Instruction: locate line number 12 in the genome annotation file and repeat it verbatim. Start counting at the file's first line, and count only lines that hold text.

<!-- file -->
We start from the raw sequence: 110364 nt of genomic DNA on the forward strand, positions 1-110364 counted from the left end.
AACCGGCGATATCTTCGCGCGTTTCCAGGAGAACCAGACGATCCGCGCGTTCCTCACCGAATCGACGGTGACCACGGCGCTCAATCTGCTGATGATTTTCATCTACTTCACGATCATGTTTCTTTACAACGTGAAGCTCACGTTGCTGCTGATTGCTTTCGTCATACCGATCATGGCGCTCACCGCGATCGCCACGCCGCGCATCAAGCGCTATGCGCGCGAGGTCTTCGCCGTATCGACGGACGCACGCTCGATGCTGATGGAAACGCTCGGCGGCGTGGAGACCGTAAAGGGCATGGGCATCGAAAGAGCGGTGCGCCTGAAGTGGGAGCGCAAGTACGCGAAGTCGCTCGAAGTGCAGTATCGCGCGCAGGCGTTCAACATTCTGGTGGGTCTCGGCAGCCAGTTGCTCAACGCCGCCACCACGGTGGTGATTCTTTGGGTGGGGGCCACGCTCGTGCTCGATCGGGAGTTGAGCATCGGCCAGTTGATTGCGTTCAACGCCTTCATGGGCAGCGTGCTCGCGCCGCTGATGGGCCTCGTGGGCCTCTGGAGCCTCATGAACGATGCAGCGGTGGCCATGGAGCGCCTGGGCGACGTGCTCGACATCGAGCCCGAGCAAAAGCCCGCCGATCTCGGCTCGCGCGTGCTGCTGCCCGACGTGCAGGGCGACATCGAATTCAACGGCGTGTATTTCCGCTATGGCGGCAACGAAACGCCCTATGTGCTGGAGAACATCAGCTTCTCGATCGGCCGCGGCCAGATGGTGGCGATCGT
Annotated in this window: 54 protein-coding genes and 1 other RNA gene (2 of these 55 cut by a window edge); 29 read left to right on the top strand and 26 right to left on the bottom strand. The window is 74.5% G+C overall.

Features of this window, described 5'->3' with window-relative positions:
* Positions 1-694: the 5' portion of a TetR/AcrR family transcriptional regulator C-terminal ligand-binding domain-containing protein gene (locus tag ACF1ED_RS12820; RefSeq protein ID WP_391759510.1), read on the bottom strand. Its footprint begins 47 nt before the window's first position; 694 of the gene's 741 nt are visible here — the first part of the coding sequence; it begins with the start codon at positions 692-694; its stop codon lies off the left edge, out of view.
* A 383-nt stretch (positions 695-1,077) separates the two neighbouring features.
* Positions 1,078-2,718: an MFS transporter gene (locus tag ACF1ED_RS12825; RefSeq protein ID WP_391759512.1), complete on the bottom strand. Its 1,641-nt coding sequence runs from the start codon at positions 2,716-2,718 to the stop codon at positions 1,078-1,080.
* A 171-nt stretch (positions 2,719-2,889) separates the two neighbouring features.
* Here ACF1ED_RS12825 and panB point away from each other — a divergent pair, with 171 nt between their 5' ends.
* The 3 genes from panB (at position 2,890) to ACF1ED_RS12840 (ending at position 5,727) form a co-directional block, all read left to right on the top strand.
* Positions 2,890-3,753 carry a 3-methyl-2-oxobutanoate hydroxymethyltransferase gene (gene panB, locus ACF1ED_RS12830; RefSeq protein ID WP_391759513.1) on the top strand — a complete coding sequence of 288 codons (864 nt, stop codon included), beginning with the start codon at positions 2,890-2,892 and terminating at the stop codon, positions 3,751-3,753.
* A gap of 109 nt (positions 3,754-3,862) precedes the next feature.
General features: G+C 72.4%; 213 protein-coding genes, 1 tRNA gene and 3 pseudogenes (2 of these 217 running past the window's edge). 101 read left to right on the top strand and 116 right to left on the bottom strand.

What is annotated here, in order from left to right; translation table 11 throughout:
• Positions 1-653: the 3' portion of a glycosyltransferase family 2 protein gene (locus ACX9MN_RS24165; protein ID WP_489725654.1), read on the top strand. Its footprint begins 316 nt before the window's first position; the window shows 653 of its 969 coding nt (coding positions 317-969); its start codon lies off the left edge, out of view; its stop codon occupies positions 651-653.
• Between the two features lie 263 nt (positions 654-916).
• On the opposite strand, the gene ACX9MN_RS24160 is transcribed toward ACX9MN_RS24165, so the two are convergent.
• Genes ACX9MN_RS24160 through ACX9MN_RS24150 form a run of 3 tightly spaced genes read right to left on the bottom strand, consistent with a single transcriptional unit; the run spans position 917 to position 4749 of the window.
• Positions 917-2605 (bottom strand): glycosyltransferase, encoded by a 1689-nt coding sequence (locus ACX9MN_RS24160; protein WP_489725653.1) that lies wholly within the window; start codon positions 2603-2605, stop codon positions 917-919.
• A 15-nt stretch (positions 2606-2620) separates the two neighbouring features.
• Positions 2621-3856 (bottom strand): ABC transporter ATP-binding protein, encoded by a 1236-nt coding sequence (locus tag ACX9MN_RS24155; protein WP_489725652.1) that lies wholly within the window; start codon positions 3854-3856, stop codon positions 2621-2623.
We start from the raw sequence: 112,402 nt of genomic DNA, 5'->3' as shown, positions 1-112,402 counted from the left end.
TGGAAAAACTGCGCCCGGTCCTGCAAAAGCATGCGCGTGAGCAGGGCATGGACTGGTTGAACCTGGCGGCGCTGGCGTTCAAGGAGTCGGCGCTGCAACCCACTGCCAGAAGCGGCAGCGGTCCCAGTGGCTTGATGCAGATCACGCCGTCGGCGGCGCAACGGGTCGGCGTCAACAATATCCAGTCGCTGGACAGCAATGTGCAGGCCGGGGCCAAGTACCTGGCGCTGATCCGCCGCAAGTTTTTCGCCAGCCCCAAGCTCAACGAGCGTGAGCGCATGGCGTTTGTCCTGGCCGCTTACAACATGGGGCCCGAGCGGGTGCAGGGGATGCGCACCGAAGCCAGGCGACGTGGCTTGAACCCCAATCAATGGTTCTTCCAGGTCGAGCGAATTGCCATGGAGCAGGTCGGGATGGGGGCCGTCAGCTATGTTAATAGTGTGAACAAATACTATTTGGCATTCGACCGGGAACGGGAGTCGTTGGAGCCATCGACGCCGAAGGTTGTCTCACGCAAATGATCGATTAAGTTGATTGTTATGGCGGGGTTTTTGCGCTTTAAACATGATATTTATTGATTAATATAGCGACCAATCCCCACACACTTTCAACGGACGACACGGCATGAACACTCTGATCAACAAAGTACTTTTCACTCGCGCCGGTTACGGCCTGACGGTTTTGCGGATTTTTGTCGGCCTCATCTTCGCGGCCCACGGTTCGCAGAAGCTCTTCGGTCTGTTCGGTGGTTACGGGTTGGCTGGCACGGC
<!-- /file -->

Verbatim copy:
* A gap of 109 nt (positions 3,754-3,862) precedes the next feature.